The Baltimore Museum of Art

I pay close attention to museums because I think they have the potential to play a much greater role in diversifying and democratizing the art world, in terms of race, gender, sexual orientation, as well as an artist’s market and geographic location. Especially now, museums have an opportunity to support the social justice-oriented agenda that many have recently proclaimed, especially after this summer’s Black Lives Matter protests. And they can do so by strategically collecting, and perhaps selling off, works of art in a way that takes the kind of risk that Richardson did in the 1980s, and to invest heavily in artists who have the ability to reflect our shared values and to advance progressive causes and narratives.

However, one central aspect of museum stewardship is trust, not just the public perception cultivated in national news stories or the ambitious goals stated in a press release, but actually seeing that the values it claims to have are cultivated through systemic change, transparency, and through the sharing of institutional resources strategically within the region from which they receive support.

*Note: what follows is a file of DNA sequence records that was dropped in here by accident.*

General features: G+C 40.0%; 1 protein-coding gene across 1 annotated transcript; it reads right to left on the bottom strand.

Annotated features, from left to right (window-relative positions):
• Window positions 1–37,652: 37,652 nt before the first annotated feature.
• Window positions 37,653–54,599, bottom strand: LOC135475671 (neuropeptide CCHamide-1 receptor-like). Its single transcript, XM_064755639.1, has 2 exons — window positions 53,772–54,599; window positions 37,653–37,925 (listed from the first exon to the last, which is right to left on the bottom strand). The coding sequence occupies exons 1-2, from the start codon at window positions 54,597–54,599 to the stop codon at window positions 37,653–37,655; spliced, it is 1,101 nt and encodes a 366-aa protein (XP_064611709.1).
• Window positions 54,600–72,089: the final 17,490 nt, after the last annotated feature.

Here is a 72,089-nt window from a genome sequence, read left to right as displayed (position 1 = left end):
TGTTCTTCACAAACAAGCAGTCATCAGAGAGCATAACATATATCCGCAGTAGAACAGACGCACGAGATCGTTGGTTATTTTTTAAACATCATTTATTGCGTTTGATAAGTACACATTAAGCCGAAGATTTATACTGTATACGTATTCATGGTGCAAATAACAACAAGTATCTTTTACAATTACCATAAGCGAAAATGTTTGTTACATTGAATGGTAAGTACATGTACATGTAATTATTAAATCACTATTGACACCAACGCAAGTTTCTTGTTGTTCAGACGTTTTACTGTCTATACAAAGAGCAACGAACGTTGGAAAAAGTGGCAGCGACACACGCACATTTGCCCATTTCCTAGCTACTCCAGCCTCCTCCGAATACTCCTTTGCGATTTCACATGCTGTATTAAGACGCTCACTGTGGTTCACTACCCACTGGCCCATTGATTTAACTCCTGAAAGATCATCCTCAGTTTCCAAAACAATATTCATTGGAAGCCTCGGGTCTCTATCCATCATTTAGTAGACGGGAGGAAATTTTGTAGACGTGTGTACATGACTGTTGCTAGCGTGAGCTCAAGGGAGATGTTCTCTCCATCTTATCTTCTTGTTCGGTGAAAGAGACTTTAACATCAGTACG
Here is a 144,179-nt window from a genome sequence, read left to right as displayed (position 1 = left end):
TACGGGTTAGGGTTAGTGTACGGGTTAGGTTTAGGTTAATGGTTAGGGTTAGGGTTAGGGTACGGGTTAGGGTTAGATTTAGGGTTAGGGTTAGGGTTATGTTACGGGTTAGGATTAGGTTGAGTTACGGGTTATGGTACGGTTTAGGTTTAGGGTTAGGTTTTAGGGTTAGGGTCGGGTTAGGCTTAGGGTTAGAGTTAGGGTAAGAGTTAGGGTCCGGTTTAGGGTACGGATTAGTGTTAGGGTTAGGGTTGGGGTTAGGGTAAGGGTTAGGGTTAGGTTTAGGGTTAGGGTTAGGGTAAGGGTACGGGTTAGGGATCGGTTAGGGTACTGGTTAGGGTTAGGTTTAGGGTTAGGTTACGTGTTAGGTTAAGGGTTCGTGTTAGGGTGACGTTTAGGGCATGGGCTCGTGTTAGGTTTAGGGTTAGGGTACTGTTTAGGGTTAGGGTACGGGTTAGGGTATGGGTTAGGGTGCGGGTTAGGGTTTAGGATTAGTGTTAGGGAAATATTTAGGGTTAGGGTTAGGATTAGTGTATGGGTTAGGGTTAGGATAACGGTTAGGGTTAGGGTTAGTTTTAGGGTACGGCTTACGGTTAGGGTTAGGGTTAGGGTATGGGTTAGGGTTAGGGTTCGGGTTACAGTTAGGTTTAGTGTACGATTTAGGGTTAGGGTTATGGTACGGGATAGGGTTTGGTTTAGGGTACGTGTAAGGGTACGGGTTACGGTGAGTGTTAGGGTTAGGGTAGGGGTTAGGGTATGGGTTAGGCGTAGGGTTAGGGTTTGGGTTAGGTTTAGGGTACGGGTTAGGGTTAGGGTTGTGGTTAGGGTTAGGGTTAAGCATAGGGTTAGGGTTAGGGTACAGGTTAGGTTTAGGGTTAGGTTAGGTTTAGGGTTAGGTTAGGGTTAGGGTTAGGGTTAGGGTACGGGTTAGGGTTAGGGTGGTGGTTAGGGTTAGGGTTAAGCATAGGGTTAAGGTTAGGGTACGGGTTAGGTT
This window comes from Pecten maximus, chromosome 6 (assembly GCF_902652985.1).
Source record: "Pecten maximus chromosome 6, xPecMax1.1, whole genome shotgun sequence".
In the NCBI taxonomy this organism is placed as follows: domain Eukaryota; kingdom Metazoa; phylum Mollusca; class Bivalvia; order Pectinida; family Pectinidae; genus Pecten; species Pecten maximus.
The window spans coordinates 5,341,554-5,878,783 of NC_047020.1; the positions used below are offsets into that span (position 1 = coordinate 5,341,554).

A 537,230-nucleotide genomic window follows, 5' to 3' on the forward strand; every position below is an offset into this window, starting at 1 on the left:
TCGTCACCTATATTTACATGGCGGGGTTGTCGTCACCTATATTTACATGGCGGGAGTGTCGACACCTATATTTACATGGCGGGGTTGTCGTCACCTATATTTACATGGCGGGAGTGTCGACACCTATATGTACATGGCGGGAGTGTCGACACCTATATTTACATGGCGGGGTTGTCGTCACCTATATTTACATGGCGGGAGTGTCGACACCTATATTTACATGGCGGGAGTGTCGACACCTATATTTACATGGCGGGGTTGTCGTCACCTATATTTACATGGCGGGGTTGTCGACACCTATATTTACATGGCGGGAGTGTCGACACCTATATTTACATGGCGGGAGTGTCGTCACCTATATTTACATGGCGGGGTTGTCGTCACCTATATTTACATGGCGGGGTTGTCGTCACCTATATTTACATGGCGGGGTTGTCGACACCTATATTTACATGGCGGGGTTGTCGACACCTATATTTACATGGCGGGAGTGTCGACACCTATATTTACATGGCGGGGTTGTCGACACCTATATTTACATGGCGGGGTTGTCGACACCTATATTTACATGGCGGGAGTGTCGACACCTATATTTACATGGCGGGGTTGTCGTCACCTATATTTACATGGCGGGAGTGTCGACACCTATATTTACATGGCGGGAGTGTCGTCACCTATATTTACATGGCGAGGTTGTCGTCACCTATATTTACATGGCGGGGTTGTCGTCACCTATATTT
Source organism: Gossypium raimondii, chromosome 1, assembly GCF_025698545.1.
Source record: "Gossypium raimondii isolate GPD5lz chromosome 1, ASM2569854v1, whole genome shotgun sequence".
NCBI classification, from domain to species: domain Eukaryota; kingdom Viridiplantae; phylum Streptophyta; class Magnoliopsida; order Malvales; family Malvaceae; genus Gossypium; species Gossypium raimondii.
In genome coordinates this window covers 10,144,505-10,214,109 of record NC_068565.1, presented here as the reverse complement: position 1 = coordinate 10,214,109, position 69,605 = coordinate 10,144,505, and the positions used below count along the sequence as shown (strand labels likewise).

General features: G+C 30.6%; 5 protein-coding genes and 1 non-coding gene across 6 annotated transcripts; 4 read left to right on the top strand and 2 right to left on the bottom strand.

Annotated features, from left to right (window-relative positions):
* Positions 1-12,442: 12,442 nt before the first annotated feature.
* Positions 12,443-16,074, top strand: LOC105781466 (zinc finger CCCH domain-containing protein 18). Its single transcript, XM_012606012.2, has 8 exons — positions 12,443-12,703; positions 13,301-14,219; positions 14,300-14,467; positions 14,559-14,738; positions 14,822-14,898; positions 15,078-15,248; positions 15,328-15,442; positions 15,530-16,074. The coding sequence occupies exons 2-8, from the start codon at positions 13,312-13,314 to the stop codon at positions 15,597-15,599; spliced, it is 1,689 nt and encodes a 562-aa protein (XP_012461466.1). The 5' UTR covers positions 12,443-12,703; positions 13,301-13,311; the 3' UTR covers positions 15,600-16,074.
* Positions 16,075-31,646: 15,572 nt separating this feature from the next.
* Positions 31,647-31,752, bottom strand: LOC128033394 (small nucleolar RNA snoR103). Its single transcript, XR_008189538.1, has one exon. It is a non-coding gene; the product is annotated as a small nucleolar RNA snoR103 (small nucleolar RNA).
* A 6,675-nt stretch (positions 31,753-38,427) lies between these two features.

After they make their way through a multi-step pyramid of presentations and committees, the artworks deemed “important” enough to collect are believed, by those who donate them as well as curators who select them, to be excellent cultural artifacts and, in the case of Baltimore, a public resource, not a commodified good. Works are collected also to balance out the collection that already exists and to fill omissions, both in contemporary and historic collections. When you consider the immense buying power of a museum, and its ability to create and catalyze a market around any artist or group of artists it decides to champion, it’s a stunning disappointment to realize that most museums, the BMA included, tend to prioritize the same fifty or so globally anointed contemporary artists represented by New York blue-chip galleries. This is a failure of vision, in terms of considering the power of museums to uplift entire communities through their purchases, not out of obligation but out of the desire to tell the authentic stories of a place through the work of the excellent artists who live and work there.